Krista is an assistant professor in the Department of Anthropology at Washington University in St. Louis. She is a biological anthropologist and primatologist who studies how both the natural and social environment can impact behaviors, physiology, and health.
Krista has a broad research agenda, but her approach to these questions typically uses wild nonhuman primate populations as models that help explain human evolution and adaptation to various social and environmental stressors. She has active research projects studying red colobus monkeys in Uganda and lemurs in Madagascar. Additionally, she is leading a study across several countries in the Americas, looking for reservoirs of Zika Virus in monkey populations in close proximity to humans. She has also conducted research on the rhesus macaques on Cayo Santiago, Puerto Rico.
On campus, Krista teaches courses in primate behavior and ecology, animal behavioral research at the St. Louis Zoo, and laboratory methods. As part of her research program, Krista conducts laboratory analyses, primarily measuring the hormones found in non-invasively collected biological samples (i.e., poop and pee) as correlates of behaviors observed in the field. Krista trains and mentors graduate and undergraduate students on field and laboratory methods as well as all other aspects of the research process.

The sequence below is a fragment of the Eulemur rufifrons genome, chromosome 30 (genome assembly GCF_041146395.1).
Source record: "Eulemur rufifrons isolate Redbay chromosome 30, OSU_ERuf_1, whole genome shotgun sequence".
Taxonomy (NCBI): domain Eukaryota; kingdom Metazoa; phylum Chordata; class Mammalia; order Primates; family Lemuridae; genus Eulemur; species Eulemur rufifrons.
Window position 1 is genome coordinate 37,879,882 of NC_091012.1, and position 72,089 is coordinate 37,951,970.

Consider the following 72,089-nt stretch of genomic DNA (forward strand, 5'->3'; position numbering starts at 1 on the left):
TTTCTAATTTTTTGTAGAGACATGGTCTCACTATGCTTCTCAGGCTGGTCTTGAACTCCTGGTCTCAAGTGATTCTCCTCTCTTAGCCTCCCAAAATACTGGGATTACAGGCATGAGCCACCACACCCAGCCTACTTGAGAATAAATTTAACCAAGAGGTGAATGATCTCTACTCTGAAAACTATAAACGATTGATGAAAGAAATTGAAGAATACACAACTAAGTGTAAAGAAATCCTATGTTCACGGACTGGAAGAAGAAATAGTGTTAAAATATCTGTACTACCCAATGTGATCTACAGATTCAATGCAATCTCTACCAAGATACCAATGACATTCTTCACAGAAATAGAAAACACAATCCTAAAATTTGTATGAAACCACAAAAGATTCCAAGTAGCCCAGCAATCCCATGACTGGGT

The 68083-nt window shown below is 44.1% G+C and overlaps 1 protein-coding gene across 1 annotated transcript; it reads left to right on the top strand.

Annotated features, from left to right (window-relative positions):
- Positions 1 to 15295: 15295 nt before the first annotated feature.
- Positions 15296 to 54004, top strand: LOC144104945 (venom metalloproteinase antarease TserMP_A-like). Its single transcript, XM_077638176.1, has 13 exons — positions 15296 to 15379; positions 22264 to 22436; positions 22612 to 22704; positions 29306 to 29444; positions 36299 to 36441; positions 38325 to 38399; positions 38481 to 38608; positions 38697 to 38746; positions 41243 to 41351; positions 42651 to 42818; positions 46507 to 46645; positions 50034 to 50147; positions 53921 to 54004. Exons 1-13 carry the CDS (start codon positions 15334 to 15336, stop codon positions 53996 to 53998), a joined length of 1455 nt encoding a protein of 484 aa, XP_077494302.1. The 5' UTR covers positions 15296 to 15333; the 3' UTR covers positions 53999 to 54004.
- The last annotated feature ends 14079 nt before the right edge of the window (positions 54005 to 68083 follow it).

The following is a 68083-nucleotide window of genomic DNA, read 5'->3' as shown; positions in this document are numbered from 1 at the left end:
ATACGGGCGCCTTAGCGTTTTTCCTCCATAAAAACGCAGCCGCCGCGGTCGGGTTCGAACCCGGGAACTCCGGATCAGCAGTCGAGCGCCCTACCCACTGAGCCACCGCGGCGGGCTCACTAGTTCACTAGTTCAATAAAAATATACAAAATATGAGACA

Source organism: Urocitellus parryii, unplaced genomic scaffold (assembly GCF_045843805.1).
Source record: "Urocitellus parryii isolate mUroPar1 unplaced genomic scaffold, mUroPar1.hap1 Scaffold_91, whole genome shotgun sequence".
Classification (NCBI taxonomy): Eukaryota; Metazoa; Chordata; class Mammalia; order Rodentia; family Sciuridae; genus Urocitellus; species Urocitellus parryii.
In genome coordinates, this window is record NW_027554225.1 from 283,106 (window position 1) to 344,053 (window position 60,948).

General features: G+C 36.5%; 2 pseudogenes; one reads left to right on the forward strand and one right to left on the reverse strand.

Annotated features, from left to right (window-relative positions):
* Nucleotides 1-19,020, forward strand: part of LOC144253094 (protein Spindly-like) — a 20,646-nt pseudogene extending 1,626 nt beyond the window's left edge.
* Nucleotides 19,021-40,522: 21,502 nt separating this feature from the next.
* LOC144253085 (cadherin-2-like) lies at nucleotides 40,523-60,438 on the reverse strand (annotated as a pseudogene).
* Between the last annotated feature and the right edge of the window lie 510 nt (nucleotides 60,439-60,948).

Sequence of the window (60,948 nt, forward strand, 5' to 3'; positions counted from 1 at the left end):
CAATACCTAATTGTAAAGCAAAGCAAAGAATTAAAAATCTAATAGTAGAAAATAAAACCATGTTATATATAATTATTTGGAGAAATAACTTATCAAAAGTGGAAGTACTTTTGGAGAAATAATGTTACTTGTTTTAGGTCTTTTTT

Undergirding all of Krista's research is a focus on conservation, and many of her research questions focus on the costs of anthropogenic encroachments onto animal habitats. In addition to her red colobus field work in Kibale National Park, Uganda, she has collaborated with members of the local communities on a conservation project implementing land-use changes that reduce incidents of human-wildlife conflict along the boundary between the communities and the national park.
Collaboration is at the heart of my research philosophy, and I welcome inquiries about potential projects.